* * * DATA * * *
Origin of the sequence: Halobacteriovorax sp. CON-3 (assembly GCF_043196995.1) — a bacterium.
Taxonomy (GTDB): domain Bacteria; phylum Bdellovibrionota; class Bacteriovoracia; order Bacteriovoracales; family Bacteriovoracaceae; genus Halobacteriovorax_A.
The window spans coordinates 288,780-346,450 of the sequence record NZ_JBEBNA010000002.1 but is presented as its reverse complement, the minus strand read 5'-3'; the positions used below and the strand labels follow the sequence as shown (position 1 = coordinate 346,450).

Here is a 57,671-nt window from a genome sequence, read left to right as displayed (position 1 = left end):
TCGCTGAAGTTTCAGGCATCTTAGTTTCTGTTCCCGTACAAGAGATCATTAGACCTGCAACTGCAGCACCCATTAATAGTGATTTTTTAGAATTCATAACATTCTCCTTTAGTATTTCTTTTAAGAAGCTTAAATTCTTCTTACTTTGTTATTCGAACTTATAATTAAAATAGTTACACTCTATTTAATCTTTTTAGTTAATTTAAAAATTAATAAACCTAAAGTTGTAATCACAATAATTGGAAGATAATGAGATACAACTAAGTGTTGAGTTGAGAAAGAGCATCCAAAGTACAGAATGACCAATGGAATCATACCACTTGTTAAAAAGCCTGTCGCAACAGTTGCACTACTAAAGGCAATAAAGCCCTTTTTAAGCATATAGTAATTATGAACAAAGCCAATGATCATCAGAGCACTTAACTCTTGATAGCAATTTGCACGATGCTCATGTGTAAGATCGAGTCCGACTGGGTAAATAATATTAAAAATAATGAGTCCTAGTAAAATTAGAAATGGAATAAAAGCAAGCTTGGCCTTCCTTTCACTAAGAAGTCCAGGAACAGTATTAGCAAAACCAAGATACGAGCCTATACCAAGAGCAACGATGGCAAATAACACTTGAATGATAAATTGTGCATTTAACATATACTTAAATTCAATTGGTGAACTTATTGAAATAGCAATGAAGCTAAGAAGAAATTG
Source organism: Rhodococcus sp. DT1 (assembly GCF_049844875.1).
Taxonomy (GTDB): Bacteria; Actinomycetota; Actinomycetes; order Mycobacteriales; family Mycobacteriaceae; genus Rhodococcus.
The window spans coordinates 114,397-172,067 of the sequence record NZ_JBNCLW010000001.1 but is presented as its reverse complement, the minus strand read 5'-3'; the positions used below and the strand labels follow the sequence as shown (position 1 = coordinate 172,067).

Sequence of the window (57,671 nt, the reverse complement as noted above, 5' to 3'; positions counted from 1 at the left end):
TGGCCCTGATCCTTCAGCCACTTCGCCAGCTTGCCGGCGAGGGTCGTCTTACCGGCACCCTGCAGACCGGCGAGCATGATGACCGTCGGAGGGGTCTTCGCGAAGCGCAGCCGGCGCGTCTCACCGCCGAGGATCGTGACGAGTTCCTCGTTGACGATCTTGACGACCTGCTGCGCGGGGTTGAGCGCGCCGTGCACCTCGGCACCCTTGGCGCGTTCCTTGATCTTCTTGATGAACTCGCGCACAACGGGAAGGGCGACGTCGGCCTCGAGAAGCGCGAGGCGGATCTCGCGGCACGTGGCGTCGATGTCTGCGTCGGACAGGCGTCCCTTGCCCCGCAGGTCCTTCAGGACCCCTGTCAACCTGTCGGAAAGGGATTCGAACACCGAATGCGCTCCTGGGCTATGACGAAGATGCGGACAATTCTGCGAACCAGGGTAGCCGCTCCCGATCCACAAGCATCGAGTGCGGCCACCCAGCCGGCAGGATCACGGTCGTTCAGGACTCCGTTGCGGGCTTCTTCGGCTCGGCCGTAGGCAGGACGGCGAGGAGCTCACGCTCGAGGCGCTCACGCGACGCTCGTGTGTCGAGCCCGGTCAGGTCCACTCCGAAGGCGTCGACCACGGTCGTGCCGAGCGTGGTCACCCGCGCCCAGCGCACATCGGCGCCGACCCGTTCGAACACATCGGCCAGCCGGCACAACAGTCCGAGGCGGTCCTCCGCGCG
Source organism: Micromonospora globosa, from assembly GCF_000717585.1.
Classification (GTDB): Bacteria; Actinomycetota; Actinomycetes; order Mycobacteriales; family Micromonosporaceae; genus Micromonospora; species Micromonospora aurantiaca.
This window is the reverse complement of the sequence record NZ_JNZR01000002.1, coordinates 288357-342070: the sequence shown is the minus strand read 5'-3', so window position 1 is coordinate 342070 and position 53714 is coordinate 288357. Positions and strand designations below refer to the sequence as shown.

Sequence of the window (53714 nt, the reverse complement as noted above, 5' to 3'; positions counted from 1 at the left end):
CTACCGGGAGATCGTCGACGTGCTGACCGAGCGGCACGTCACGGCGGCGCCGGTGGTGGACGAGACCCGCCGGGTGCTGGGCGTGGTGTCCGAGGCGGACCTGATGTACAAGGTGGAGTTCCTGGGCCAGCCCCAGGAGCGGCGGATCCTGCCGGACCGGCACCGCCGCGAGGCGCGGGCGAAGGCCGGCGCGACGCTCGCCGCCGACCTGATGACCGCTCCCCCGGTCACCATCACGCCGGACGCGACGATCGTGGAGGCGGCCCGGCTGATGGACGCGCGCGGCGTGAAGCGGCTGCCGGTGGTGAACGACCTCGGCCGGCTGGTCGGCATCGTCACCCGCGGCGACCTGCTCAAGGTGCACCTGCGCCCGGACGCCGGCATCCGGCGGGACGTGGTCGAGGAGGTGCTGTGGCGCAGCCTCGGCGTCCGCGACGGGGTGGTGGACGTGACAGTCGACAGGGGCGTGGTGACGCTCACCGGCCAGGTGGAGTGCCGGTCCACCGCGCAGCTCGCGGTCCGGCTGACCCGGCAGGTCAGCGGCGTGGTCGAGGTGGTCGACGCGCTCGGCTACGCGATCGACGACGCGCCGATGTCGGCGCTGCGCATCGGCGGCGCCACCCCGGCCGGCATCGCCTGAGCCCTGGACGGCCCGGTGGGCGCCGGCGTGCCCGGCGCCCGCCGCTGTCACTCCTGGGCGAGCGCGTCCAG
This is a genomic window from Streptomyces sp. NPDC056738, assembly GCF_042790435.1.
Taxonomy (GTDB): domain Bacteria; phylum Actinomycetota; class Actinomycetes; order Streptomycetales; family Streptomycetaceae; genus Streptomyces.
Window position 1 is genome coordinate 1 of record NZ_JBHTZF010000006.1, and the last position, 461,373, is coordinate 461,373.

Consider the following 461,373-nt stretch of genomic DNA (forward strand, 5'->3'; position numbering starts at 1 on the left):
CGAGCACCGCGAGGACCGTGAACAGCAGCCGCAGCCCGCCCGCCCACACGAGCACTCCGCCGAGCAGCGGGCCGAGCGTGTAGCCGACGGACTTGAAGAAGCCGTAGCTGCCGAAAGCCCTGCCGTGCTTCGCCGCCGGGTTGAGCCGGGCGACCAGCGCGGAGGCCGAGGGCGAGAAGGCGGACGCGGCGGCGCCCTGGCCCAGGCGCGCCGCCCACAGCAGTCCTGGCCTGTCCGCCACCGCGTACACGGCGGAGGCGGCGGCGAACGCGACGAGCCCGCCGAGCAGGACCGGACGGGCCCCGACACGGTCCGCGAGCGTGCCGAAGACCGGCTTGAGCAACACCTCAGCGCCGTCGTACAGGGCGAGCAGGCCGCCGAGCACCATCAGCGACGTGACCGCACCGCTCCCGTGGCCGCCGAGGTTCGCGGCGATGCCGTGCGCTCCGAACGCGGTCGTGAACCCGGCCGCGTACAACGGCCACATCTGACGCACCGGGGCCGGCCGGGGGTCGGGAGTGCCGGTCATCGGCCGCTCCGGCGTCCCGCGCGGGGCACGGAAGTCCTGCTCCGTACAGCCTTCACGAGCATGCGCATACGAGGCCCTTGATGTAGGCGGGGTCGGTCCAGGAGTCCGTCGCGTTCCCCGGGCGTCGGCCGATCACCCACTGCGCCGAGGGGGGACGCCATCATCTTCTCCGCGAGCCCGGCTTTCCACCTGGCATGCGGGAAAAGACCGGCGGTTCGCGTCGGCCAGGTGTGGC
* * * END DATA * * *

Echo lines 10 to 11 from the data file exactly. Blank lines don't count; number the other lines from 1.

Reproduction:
TGGCCCTGATCCTTCAGCCACTTCGCCAGCTTGCCGGCGAGGGTCGTCTTACCGGCACCCTGCAGACCGGCGAGCATGATGACCGTCGGAGGGGTCTTCGCGAAGCGCAGCCGGCGCGTCTCACCGCCGAGGATCGTGACGAGTTCCTCGTTGACGATCTTGACGACCTGCTGCGCGGGGTTGAGCGCGCCGTGCACCTCGGCACCCTTGGCGCGTTCCTTGATCTTCTTGATGAACTCGCGCACAACGGGAAGGGCGACGTCGGCCTCGAGAAGCGCGAGGCGGATCTCGCGGCACGTGGCGTCGATGTCTGCGTCGGACAGGCGTCCCTTGCCCCGCAGGTCCTTCAGGACCCCTGTCAACCTGTCGGAAAGGGATTCGAACACCGAATGCGCTCCTGGGCTATGACGAAGATGCGGACAATTCTGCGAACCAGGGTAGCCGCTCCCGATCCACAAGCATCGAGTGCGGCCACCCAGCCGGCAGGATCACGGTCGTTCAGGACTCCGTTGCGGGCTTCTTCGGCTCGGCCGTAGGCAGGACGGCGAGGAGCTCACGCTCGAGGCGCTCACGCGACGCTCGTGTGTCGAGCCCGGTCAGGTCCACTCCGAAGGCGTCGACCACGGTCGTGCCGAGCGTGGTCACCCGCGCCCAGCGCACATCGGCGCCGACCCGTTCGAACACATCGGCCAGCCGGCACAACAGTCCGAGGCGGTCCTCCGCGCG
Source organism: Micromonospora globosa, from assembly GCF_000717585.1.